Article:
Propensity Is Key to Applied Financial's Prepay Analysis
Mortgage servicers have a lot of tools to manage the credit risk inherent in their loan portfolios, but at least one expert thinks they need to know more about the prepayment risk inherent in each loan.
Applied Financial Technology, a San Francisco-based analytics firm, offers a prepayment propensity score that functions much like a credit score, only it focuses on each loan's risk of refinancing instead of defaulting. Prepay scores allow lenders to distinguish the risk between otherwise similar loans.
Michael Bykhovsky, president and CEO of AFT, said the company's prepayment propensity score identifies which loans have the highest propensity to prepay based on factors other than interest rates. With more and more loan level data becoming available, this allows lenders, servicers and investors to calculate the value of MSRs more precisely, he said. It also allows some big lenders to "cherry pick" portfolios, selling off loans with less desirable propensity characteristics.
Mr. Bykhovsky told MSN that historically the economic value associated with prepayment risk has been overlooked in the mortgage market. That stands in stark contrast to the "risk-based pricing" associated with default risk factors.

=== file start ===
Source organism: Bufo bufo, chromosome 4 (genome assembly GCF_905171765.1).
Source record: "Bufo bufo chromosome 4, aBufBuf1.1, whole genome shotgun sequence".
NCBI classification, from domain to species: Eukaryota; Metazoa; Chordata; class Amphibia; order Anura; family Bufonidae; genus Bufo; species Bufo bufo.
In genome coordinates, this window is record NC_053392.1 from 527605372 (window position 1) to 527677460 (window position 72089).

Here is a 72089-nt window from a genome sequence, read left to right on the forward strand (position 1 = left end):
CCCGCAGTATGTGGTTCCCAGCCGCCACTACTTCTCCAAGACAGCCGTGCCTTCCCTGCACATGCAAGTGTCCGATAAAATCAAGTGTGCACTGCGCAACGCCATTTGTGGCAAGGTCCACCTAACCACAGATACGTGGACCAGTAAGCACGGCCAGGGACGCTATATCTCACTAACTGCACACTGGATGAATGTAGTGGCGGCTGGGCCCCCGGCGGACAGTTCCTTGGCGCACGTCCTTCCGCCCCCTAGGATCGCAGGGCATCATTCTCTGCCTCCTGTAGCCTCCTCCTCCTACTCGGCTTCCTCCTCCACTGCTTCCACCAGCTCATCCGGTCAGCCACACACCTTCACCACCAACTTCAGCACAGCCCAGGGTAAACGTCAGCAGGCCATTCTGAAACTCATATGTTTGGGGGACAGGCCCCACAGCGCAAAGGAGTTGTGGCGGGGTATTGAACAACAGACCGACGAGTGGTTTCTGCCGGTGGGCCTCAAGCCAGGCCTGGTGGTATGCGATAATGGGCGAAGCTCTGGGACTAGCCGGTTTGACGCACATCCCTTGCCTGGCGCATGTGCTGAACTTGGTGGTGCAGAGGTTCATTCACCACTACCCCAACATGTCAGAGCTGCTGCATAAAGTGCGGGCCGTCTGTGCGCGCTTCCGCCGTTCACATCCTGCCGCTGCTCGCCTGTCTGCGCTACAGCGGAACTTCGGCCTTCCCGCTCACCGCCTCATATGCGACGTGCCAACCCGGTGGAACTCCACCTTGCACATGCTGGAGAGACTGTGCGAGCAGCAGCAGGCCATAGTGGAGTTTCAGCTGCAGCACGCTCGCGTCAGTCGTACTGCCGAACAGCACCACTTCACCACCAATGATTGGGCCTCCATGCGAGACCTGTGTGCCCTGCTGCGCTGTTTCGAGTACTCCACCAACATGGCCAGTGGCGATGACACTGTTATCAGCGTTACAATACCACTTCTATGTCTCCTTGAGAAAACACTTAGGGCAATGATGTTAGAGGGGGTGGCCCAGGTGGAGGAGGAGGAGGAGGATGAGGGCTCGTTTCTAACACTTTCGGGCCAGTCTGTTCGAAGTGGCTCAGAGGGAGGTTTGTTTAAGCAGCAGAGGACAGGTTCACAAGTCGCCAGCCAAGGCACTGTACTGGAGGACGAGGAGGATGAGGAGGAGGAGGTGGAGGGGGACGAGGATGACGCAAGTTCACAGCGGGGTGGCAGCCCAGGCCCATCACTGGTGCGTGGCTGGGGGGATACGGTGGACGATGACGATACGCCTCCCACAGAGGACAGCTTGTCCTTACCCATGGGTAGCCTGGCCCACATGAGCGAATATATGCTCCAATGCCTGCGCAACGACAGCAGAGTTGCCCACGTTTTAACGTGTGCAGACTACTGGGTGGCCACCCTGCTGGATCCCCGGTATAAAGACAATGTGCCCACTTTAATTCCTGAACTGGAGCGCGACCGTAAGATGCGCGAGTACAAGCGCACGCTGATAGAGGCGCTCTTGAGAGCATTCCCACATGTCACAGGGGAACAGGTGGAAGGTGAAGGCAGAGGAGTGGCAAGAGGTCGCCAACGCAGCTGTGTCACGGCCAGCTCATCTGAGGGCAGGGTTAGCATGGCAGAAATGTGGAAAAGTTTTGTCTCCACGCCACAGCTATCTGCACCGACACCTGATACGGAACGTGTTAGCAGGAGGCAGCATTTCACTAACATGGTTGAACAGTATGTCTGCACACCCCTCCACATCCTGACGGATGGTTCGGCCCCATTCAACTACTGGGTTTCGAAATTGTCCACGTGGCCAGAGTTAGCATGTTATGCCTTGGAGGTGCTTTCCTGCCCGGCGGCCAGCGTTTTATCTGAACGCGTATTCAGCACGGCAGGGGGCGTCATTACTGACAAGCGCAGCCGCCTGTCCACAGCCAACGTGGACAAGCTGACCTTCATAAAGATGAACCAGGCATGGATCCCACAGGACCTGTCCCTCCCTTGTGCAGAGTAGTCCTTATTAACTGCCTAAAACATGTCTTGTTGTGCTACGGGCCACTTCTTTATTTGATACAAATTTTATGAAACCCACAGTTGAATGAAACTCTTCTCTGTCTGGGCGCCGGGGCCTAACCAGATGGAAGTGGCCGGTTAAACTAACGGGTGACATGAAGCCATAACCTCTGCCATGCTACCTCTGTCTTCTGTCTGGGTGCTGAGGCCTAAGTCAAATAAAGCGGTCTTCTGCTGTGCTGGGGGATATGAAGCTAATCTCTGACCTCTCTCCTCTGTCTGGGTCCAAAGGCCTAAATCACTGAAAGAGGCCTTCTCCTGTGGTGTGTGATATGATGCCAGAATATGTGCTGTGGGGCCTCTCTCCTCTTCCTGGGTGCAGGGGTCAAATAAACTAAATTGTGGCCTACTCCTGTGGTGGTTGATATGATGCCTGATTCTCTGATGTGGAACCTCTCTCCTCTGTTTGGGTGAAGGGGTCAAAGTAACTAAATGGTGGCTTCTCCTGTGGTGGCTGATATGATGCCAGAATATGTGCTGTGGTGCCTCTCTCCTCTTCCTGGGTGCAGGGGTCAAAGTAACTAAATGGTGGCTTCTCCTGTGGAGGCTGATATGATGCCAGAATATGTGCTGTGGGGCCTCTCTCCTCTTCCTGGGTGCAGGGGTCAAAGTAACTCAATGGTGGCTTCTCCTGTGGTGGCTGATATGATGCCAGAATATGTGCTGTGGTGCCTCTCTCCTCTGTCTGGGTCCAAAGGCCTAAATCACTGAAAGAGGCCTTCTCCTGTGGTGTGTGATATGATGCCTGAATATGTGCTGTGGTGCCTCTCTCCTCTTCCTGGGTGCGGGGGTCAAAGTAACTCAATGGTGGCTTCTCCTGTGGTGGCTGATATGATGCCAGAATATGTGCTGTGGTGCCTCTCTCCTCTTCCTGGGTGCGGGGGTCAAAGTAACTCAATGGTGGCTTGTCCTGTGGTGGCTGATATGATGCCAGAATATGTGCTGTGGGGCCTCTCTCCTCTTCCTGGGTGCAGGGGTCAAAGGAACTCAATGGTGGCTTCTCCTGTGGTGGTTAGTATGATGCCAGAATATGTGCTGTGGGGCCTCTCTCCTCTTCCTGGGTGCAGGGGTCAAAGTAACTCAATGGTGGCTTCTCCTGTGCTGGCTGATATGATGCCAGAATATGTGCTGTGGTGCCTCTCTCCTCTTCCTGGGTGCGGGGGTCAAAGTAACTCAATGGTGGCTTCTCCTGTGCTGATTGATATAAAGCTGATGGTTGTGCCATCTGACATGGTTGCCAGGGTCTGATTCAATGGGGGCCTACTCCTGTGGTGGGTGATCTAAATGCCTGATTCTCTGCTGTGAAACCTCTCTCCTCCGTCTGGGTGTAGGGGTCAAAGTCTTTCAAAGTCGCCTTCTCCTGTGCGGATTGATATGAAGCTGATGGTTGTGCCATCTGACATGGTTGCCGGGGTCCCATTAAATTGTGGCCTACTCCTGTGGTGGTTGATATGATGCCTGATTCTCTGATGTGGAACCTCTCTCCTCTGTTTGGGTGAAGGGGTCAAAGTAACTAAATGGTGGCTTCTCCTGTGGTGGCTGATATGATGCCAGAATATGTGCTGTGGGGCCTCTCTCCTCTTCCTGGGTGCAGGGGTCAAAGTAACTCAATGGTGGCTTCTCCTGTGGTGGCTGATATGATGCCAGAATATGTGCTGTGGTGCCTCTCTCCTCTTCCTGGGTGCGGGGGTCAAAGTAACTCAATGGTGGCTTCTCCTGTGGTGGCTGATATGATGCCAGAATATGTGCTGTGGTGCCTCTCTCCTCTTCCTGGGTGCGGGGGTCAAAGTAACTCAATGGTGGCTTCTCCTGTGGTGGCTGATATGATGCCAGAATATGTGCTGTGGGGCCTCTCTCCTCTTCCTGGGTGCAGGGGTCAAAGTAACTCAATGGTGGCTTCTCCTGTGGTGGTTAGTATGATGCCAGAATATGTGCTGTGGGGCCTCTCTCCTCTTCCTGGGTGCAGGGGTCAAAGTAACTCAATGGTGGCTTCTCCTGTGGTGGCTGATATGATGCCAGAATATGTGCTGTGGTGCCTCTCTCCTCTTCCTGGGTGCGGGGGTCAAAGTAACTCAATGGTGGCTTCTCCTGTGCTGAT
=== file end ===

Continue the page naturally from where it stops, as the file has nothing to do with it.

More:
"It is a complex risk to manage and understand. Most of the bankers have been trained to deal with issues of credit and various impacts from accounting measures," he said.
In fact, Mr. Bykhovsky says that accounting rules play too large a role in the management of mortgage servicing rights.
"The accounting standards, with their impact on servicing rights, drive a lot of bad decision making," he said. "There is a total disconnect between accounting and economics when you are measuring MSRs."
Managing MSR portfolios today requires subtle evaluation skills that differ from the traditional focus on credit risk and aggregate prepayment risk, he said. Going forward, Mr. Bykhovsky believes that lenders will be under increasing pressure to analyze loan-level refinancing risk with an eye toward "rate agnostic" indicators of prepayments.
That's where his company's prepayment propensity scores come into play.
Prepayment propensities differ significantly by geography, loan size and a variety of other characteristics. Sometimes the empirical data challenge widely held assumptions about how the factors affect prepayment rates. And the trends are not always intuitive.
For instance, everyone knows that California loans prepay relatively fast given a rate incentive to do so. But once you hold loan size and other characteristics constant, California loans do not have greatest propensity for refinancing, as is widely presumed in the market.
Wisconsin, by contrast, is the state with the fastest refinancing rate as measured by AFT's prepayment score.
If lenders don't focus on a loan's inherent prepayment risk, they may find themselves at a disadvantage in the marketplace. Mr. Bykhovsky says he knows of at least one big lender, using its own proprietary technology, that sells off loans with high prepayment propensities, essentially cherry picking its own portfolio.
"The last thing they want is for people to find out what they are doing," he said.
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